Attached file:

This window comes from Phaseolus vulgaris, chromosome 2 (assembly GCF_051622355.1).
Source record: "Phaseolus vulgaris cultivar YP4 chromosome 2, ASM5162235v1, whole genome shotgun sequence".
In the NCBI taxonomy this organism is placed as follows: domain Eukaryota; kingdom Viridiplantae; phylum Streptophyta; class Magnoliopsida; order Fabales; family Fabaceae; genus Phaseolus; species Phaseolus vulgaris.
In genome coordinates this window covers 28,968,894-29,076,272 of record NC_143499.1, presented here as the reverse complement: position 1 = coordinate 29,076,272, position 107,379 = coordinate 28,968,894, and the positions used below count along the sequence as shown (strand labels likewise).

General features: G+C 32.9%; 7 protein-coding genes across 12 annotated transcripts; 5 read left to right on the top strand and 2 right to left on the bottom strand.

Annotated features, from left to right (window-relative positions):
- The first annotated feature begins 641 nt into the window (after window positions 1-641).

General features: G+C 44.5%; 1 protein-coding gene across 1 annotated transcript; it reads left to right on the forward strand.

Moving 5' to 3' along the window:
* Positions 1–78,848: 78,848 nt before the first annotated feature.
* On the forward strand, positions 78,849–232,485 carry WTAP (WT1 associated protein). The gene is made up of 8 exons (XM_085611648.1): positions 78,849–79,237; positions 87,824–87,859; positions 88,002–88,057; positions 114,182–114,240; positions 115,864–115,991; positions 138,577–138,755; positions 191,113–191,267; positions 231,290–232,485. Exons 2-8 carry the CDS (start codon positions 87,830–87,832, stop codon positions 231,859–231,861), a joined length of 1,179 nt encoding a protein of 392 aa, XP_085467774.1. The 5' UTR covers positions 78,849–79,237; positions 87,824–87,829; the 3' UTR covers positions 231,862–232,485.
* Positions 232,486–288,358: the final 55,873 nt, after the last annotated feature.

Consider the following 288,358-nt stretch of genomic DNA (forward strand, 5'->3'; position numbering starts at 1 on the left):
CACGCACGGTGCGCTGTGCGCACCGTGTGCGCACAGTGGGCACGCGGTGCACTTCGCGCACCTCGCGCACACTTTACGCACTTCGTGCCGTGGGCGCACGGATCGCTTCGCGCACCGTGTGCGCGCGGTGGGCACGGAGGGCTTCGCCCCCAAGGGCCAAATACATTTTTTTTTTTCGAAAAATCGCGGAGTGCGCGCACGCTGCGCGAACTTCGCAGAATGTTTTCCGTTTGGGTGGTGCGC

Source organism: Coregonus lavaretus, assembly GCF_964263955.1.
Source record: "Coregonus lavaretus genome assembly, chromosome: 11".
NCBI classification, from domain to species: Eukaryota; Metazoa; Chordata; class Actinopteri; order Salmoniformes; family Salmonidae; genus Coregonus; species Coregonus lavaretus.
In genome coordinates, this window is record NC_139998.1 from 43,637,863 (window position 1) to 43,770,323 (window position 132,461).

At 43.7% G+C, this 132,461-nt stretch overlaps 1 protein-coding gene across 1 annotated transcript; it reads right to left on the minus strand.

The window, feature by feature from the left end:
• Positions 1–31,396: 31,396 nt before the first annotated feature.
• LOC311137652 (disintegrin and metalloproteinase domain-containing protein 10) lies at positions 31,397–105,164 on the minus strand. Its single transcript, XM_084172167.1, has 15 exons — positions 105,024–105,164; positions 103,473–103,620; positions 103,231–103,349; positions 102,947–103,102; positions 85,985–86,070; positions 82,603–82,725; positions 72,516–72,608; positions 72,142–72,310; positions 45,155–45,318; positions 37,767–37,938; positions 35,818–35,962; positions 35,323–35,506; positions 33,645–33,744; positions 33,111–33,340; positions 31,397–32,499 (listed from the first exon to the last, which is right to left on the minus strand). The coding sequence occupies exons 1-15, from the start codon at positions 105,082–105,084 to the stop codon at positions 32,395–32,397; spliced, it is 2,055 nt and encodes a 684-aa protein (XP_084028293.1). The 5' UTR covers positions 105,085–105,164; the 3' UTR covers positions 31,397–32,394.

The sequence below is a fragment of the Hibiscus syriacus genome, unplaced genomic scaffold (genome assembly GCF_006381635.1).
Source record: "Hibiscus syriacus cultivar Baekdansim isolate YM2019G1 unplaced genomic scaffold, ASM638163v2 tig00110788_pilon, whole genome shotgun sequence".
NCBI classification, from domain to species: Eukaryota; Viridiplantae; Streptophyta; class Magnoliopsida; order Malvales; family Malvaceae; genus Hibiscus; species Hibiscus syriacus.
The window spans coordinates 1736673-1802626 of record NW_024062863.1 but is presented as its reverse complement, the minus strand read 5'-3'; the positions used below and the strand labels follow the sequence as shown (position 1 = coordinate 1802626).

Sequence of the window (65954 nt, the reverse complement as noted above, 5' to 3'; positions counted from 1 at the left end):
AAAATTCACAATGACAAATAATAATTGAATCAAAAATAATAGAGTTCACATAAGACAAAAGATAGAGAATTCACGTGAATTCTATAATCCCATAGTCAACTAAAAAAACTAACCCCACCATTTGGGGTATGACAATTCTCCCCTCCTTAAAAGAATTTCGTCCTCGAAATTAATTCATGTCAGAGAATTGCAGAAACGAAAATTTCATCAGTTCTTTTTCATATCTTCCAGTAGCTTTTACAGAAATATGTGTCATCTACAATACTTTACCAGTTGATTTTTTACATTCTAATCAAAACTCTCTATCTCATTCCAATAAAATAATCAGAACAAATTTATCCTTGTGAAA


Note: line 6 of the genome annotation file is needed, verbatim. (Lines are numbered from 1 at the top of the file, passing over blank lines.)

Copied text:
Annotated features, from left to right (window-relative positions):